Monday, 28 June 2010

He Was Not Amused

Today in 1838, Queen Victoria enjoyed her coronation. The Orcadian papers were not established by this date, but we do hold copies of an earlier paper, The John O'Groat Journal, which contained a full very full and frankly put description of events.

I have learned that the Queen's train bearers had fabulous names like  Lady Mary Augusta Frederica Grimston, Lady Caroline Amelia Gordon Lennox and Lady Mary Althea Beatrix Talbot and that two Dukes kissed Victoria's left  cheek at some point in the ceremony. Everyone then sang 'This is the day that the Lord has made.'

Whoever was the royal correspondent for the paper was very sniffy about both the coronation and the royal family in general.He did find Victoria "Liberal minded and amiable" but said of the festivities, "Nothing could have been more amusing and less instructive than the entire ceremony. It bore about it evident marks of belonging to a rude and untutored age, when  might was right and a sperstitutious but imposing religion was in the ascendant. Instead of such ceremonies being got up in that solemn and striking manner which such occasions demanded, they consisted merely of glitter, pomp and mummery - they were looked upon in no other light than an idle piece of pageantry, which, while it afforded amusement, deceived people at the same time."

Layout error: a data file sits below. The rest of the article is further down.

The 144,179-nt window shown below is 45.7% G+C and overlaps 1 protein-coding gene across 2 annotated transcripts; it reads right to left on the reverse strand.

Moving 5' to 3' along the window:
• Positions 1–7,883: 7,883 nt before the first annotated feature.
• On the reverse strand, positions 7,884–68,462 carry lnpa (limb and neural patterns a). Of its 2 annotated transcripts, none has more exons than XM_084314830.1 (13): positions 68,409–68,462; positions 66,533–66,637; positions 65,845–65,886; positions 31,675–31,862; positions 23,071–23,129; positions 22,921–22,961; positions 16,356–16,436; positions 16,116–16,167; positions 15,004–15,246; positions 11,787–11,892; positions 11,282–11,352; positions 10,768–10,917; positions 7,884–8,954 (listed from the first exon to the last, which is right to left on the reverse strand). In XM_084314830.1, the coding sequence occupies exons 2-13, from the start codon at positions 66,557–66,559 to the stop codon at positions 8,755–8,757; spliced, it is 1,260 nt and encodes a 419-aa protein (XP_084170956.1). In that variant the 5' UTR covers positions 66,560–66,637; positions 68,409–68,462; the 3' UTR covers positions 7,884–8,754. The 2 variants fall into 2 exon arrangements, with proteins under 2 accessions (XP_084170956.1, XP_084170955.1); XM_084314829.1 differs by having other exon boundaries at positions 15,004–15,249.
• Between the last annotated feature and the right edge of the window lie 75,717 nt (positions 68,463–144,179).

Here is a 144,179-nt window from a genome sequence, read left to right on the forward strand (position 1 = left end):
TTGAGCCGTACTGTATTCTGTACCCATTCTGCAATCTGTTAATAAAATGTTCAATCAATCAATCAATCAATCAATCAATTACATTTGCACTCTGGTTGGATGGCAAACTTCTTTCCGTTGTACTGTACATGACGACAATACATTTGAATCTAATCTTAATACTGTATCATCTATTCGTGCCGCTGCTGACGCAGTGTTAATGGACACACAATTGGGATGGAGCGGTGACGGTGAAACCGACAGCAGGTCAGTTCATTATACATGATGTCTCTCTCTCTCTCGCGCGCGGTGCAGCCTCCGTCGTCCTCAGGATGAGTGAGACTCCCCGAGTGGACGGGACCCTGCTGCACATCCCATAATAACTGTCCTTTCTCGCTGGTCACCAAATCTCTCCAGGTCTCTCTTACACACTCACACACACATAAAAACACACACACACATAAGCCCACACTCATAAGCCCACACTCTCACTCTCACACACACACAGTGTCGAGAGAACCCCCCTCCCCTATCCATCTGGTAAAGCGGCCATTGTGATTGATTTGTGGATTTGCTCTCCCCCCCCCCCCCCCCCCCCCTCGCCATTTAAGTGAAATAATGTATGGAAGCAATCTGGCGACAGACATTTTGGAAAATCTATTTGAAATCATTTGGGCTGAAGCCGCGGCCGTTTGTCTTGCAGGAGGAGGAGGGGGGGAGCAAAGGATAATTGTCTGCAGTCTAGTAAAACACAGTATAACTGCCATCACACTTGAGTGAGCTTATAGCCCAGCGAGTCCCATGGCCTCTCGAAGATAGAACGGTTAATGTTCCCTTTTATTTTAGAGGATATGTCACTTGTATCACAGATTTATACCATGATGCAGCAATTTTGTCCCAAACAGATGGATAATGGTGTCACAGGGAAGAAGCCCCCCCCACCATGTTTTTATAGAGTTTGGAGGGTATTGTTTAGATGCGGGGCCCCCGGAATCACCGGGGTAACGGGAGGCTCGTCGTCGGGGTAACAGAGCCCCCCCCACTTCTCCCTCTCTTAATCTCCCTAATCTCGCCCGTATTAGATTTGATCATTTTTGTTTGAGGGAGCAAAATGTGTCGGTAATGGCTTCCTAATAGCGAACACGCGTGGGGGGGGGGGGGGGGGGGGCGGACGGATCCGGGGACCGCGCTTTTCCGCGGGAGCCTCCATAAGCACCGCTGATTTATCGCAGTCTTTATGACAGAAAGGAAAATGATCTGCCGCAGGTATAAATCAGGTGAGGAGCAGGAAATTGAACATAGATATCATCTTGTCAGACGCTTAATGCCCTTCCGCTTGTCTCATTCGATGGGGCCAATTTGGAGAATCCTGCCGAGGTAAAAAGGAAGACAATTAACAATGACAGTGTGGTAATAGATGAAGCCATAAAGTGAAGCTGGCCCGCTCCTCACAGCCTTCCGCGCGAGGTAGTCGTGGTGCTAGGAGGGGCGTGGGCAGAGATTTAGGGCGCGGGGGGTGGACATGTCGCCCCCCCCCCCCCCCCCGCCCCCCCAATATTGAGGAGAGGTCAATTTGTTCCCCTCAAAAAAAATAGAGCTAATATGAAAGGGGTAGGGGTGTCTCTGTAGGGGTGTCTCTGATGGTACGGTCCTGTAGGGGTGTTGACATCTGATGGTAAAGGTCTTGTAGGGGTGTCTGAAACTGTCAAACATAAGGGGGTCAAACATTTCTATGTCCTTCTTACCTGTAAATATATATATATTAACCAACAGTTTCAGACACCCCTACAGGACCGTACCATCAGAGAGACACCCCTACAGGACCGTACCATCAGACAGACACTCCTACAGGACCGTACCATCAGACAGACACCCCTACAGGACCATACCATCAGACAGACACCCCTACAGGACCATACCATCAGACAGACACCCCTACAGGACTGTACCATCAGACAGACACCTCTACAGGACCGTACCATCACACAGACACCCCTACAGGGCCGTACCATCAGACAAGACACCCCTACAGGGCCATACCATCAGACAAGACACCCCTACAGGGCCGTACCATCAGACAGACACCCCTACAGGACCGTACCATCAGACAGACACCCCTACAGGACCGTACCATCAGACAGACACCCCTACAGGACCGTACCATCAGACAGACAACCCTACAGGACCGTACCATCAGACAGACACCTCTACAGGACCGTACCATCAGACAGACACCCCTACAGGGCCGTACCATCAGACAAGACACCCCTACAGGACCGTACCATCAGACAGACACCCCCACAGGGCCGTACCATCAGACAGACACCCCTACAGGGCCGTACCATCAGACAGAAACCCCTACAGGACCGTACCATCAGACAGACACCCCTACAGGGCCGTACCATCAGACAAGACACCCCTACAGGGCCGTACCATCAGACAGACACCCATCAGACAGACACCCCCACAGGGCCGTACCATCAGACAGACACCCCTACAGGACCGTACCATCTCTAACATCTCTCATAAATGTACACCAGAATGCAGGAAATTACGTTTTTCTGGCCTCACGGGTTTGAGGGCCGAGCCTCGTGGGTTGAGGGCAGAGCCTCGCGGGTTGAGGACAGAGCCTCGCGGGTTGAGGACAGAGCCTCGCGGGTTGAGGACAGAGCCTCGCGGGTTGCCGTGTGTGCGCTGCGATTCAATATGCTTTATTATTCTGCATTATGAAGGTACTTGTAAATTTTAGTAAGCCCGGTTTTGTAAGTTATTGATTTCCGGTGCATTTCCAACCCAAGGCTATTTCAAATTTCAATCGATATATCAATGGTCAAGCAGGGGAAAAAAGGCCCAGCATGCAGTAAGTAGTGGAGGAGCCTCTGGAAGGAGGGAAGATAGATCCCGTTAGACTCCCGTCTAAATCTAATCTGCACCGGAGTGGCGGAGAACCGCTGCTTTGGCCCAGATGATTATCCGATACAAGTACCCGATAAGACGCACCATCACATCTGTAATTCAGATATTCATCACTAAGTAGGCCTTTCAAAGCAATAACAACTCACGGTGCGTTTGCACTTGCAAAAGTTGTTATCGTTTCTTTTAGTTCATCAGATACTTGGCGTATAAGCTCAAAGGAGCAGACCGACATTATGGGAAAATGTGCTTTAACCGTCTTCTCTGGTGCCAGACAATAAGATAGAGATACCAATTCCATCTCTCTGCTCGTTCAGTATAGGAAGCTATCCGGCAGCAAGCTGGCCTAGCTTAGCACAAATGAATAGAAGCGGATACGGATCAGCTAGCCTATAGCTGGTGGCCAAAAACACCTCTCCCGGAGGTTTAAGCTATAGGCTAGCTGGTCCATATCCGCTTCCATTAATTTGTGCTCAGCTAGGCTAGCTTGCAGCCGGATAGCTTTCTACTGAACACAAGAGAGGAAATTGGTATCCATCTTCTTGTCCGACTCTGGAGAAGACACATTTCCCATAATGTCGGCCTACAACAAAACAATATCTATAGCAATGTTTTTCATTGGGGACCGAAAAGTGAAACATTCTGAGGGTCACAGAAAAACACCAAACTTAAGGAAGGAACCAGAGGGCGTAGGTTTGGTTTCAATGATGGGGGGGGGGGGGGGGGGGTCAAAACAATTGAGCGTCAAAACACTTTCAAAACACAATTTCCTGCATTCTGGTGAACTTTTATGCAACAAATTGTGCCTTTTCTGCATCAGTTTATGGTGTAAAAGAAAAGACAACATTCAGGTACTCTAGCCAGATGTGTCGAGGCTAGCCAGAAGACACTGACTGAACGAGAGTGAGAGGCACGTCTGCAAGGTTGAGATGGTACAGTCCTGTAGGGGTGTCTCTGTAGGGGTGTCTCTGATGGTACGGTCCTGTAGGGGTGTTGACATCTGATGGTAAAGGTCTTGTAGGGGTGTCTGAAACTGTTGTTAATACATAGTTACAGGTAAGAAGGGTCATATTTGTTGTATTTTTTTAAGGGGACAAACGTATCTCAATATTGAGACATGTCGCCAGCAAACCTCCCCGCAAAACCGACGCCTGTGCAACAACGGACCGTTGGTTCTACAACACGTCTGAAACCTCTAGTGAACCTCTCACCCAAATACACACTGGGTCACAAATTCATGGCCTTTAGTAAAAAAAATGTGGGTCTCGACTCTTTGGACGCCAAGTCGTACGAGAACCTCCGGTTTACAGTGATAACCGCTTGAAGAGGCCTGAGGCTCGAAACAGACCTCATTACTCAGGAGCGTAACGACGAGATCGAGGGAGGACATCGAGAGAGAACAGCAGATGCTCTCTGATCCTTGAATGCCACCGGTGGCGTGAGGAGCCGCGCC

The author of the article then goes on criticize the reign of George III, "The national purse was drained to the dregs to minister the wants of a youthful Sovereign, and a young and inexperienced Monarch, never blessed with any great share of brains, was transformed into a demi-god by the hollow flattery of his councillors and the silly adulation of his people."

And his successor George IV? 

 "A Monarch in whom the prominent vices of a Sardanapulus Henry the Eight and Charles the Second were distinctly marked had also his coronation. His babyish mind clung to this raree show as if it were to gain him the lost affections of his people...ceremony was heaped on ceremony, mummery on mummery." He then goes on to call the recent King depraved, a dupe and a tool (yes!). By the way, I just looked up 'Sardanapulus' and it means 'luxuriously effeminate'.

The tabloids of today are pussy cats compared to this!

This issue of John O'Groat Journal also contains a description of a duel between Lord Castlereagh and "a Foreign Nobleman" which came about after the lord had "been taking some unpardonable liberties" with the nobleman's wife. He was shot through the wrist for his trouble.

We hold issues of The John O'Groat Journal from 1836 - 1855.

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